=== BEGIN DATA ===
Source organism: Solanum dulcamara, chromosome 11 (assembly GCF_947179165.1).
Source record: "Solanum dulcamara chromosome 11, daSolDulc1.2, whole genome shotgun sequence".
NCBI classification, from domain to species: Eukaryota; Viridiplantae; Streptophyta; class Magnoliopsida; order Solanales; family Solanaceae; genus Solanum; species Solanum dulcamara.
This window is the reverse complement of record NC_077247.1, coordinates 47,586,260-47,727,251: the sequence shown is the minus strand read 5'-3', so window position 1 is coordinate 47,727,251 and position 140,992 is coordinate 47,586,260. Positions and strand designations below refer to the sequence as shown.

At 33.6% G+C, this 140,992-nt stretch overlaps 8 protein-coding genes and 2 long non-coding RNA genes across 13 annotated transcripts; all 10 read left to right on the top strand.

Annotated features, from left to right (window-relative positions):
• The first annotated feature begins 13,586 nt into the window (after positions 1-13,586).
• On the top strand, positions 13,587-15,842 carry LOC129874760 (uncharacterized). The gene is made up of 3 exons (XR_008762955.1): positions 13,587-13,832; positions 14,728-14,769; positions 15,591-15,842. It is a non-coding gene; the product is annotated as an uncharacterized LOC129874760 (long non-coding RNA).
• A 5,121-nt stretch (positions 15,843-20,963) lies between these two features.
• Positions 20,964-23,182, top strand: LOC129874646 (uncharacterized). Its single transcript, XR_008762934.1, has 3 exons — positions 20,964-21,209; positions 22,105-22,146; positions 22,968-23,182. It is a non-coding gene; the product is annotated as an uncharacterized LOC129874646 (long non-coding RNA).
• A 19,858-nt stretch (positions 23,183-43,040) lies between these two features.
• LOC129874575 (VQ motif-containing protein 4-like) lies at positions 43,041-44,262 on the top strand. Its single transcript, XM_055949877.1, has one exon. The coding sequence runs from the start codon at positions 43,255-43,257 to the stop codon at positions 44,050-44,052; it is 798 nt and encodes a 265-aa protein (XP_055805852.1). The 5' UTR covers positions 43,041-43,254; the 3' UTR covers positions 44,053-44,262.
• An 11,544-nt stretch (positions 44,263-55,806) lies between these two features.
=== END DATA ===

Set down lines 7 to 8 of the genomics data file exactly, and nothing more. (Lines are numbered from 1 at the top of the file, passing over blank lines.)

• The first annotated feature begins 13,586 nt into the window (after positions 1-13,586).
• On the top strand, positions 13,587-15,842 carry LOC129874760 (uncharacterized). The gene is made up of 3 exons (XR_008762955.1): positions 13,587-13,832; positions 14,728-14,769; positions 15,591-15,842. It is a non-coding gene; the product is annotated as an uncharacterized LOC129874760 (long non-coding RNA).